In the 1600’s during the rule of the Tokugawa, unrest has fallen on Japan and rumors of a coup are in the air. The Shogun has formed the Shinsengumi in Kyoto to restore order in the Imperial city. They are a motley crew of ronin and are given great leeway in bringing order and establishing authority as they see fit. They have been the subject of many films (a recent one being “When The Sword is Drawn”) and television – sometimes being portrayed as heroes, sometimes as villains - more can be read about them here. A new Shogun comes to power and he sends a secret letter (well, not all that secret as everyone but the milkman seems to know about it) to the Shinsengumi with mysterious instructions. The enemies of the Shogun want to know what those instructions are and so order the six female ninjas of the Hiryu clan to steal the letter. After sneaking in, the women discover the letter is no longer there and they have to fight their way out but one of them is captured, tortured and raped by the Shinsegumi.
This mildly promising beginning goes quickly off track though as it turns out that a member of the Shinsegumi deserted with his lover and stole the letter as leverage. Both the ninjas and the Shinsengumi are hot on his heals, but it’s the Shinsengumi who catch up with him first and cut his head off (so much for leverage) – leading to a truly awful scene of his lover having a lengthy conversation with his head. It only gets worse – a monk tries to bring him back to life – though with only a head I would think getting around would be a problem, but perhaps the lover only wants a head that would simply listen to her complaints about life – “take out the garbage, can’t you? Oh, that’s right – you only have your head. Excuses, excuses” but instead the monk had apparently not brought his “Bringing Back the Dead for Dummies” book with him because he lets an evil spirit through the portals and it begins causing havoc with the ninjas and the Shinsegumi – it sort of looks like something that was left over from an early Hong Kong hopping vampire movie. All of this time mind you I was checking to see how much longer I had to suffer through this and was just wishing I could jump into the future when it would be over. It is just plain awful.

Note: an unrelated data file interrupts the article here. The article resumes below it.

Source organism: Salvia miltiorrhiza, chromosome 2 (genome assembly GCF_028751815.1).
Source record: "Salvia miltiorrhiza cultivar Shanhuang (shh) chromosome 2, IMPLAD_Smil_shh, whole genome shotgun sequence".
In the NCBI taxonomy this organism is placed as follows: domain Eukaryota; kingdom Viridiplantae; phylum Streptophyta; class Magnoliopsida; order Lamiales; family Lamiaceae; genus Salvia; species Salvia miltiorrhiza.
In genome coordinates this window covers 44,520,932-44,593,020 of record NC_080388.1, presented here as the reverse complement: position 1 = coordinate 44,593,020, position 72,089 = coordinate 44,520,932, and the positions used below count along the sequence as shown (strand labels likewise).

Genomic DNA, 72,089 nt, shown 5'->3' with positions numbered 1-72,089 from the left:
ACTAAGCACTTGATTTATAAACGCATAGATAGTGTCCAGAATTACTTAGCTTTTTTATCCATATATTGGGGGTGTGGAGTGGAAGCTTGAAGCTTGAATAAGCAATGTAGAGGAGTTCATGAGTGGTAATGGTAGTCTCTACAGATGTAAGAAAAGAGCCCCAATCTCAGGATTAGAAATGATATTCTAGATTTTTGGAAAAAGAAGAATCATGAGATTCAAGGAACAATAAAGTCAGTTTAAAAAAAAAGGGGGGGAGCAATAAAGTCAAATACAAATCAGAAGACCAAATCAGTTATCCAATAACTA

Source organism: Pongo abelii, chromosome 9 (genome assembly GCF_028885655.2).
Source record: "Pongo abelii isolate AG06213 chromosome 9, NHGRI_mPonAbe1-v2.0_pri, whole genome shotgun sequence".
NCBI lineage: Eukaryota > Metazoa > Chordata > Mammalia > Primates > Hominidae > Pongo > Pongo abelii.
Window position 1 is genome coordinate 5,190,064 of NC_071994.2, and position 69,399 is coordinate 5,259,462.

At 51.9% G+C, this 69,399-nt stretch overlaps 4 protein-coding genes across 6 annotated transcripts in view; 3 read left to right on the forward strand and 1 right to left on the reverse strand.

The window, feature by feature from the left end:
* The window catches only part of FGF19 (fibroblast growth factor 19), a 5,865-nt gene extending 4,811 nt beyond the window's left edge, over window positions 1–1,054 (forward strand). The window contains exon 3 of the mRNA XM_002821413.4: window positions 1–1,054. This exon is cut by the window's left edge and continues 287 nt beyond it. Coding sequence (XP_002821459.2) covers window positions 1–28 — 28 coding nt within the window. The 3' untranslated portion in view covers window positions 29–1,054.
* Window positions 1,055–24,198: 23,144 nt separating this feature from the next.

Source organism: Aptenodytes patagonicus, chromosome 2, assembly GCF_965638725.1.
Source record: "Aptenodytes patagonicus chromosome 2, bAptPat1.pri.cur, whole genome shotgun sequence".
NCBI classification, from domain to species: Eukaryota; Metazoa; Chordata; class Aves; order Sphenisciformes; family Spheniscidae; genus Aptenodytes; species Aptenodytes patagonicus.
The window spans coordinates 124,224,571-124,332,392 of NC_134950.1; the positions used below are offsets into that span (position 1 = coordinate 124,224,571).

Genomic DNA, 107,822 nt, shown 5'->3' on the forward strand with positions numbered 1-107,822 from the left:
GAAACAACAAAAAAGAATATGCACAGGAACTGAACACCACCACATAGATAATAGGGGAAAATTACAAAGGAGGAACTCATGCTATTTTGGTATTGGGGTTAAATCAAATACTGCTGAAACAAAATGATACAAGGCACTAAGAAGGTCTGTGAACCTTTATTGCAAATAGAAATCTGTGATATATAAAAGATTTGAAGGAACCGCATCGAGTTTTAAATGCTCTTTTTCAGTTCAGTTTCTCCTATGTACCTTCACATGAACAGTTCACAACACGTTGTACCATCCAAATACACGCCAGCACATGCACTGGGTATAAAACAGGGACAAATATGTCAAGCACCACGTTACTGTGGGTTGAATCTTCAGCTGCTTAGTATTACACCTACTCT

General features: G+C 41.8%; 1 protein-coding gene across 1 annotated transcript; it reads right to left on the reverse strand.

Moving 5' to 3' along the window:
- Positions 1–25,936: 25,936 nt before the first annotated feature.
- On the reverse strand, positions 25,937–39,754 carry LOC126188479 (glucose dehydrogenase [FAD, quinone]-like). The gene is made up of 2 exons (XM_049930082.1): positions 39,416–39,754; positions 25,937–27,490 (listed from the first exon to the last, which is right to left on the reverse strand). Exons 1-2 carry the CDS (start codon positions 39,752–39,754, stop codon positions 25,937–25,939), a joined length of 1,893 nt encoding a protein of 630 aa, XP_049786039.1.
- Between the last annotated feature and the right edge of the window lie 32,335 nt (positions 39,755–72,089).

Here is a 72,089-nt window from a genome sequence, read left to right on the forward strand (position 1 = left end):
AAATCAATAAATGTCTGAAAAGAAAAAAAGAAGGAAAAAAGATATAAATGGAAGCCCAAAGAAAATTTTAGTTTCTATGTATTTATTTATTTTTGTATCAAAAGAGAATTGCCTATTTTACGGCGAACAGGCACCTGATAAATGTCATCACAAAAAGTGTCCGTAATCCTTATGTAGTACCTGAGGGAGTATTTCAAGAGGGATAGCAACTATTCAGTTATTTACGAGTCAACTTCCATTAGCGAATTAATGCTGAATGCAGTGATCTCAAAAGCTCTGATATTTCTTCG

My rating for this film: 3.5